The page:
From free guided walks to why getting lost is good, we've got the lowdown on Europe's five most walkable cities.
We're not talking stumbling distance from bar to bed - we mean cities that are great for walking in daylight hours. Plenty of European cities offer more to see by foot; from major sites to local culture. Not only will you save money (and keep fit), you'll also get a chance to see parts of the city you'd otherwise miss. We round up Europe's five most walkable cities (and hey, you might even stumble across a bar along the way).
Wee, walkable Edinburgh is perfect for a stroll with wide, tree-lined roads and plenty of historic sites to spot. An added bonus is its proximity to more rural, longer paths. If you're in town, stroll along Princes Street and head up Calton Hill for scenic skyline views before looping back round to the National Museum of Scotland and Edinburgh Castle. One of the city's longer (and best-loved) walks is up to Arthur's Seat (an extinct volcano) in Holyrood Park, which sits in the middle of the city and offers miles of fantastic views.
Two factors make Venice an eminently walkable city. First, the canals; it's neither feasible nor possible to drive or cycle around all of the semi-submerged streets. Second, cost; as much as we'd love to be ferried around by gondola, the cost is eye-watering (we're talking hundreds of euros a day). Walking is a great alternative and gives you a chance to discover otherwise unseen waterways and paths. Our tip? Devote a day to seeing the sights (if that's your thing) then throw the map away and spend the rest of the time getting lost. Wander across tiny bridges and down impossibly small lanes; it's the best way to see this magical place.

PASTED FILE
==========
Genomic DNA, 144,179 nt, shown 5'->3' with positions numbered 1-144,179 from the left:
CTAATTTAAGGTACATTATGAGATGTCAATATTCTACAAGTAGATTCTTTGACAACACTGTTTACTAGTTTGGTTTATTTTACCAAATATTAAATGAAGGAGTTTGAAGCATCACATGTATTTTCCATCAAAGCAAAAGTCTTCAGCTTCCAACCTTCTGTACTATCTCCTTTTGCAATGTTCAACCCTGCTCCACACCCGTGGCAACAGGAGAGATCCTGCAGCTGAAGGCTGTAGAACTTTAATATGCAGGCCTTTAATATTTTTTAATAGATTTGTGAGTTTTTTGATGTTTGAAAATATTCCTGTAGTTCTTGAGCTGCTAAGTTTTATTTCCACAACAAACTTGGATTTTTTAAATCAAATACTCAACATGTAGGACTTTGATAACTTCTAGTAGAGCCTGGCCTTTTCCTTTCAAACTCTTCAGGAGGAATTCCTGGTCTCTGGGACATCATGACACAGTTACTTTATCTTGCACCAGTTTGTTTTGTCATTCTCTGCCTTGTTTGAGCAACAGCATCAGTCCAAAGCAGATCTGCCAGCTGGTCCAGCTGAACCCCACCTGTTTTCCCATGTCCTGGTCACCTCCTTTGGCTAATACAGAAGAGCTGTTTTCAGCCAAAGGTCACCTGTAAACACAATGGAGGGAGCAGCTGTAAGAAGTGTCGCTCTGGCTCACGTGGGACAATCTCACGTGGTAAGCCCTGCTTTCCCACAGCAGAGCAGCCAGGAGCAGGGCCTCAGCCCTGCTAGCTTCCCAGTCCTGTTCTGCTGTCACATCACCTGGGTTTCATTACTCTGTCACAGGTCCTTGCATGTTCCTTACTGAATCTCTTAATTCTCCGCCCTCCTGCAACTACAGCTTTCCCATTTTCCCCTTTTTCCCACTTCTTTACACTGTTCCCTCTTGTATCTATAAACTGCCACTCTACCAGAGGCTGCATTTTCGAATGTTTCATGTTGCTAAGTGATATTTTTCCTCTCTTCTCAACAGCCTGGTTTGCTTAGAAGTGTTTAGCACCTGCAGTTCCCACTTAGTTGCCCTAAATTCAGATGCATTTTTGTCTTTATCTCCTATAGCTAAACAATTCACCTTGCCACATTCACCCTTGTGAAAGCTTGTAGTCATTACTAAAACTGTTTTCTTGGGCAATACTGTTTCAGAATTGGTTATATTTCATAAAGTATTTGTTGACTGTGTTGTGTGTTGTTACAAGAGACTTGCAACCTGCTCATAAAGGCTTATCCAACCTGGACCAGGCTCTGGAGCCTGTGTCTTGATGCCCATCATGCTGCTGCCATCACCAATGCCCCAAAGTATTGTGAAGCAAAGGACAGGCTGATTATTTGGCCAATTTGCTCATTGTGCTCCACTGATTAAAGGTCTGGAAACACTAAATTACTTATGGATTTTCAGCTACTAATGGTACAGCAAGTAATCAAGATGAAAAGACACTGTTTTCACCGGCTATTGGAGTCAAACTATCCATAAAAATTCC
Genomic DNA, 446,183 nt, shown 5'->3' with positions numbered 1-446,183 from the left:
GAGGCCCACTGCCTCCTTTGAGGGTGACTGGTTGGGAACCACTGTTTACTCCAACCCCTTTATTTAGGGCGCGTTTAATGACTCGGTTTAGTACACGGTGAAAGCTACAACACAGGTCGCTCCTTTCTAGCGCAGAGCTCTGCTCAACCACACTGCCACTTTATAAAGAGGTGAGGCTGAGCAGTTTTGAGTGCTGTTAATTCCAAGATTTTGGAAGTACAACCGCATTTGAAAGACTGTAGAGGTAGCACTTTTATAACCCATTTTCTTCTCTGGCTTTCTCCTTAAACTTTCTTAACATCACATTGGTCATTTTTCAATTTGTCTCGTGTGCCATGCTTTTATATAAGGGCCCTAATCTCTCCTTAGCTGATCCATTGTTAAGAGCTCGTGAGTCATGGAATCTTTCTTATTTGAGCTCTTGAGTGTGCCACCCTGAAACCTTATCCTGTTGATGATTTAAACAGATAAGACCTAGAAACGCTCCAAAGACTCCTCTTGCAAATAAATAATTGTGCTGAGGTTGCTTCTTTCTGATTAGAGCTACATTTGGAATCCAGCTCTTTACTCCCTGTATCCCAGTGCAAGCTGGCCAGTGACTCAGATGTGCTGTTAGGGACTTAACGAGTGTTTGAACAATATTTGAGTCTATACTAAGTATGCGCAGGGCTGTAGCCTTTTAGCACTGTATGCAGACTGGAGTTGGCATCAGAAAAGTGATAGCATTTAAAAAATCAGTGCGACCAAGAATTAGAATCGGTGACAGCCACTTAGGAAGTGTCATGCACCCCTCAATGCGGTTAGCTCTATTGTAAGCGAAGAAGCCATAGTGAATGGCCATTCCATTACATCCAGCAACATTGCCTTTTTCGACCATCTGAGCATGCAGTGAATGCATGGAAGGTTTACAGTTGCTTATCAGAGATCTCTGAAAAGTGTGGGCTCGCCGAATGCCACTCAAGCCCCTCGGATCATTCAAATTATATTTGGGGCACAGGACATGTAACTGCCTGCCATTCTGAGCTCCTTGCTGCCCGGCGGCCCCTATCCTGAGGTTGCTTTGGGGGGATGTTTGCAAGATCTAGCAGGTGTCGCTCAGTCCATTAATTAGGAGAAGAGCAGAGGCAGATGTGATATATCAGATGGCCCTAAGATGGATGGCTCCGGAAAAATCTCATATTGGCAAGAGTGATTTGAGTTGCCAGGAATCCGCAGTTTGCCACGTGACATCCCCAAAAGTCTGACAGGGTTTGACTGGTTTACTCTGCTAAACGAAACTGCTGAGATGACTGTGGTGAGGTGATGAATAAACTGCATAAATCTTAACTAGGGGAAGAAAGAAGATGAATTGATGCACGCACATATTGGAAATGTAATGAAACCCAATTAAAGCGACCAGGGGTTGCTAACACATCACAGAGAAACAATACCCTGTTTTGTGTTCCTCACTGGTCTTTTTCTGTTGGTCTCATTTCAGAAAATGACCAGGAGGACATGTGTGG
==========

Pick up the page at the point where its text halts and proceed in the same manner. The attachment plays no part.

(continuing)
Pint-sized Valletta (population: 5,700) is ideal to explore by foot - it's so dinky that you can walk its perimeter in around an hour. This ancient walled city, the capital of Malta, is bursting with heritage and walking allows you to take in its postcard-perfect architecture and slow-paced, Mediterranean vibe. Begin at the city gate by the Triton Fountain and walk down Triq Ir-Repubblika before stopping at St John's Cathedral to admire the painting of John the Baptist by Caravaggio. Spend the rest of the time wandering along the largely pedestrianised streets where there's often a market and live music on weekends. Finish at Upper or Lower Barrakka Gardens; both have wonderful harbour views.
Home to magnificent Art Nouveau Buildings, beautiful Danube bridges, dozens of thermal baths and of course, the Grande Dame of the lot - The Royal Palace; Budapest has plenty to keep you busy. Although the city is home to the second oldest metro system in Europe, the historic architecture is best seen from above ground and there are several city and river walks that give you a taste of what this capital has to offer. Several companies offer free walking tours (you can tip the guide at your discretion) which incorporate major sites. Our favourite is offered by Trip To Budapest which meets in Vörösmarty Square at 10.30am and 2.30pm daily.
With all the major tourist hotspots in close proximity to one another, it's understandable that Rome is a great place to see by foot. We recommend beginning - early, the crowds can be a nightmare - at the Colosseum, before heading on to the National Roman Museum and the Trevi Fountain. Though the city's traffic make the roads less idyllic than other places, there are enough cute cafes, yummy gelaterias and Italian bars along the way to keep things interesting. The best time to walk here is spring and autumn - high summer can be busy and winter weather unpredictable.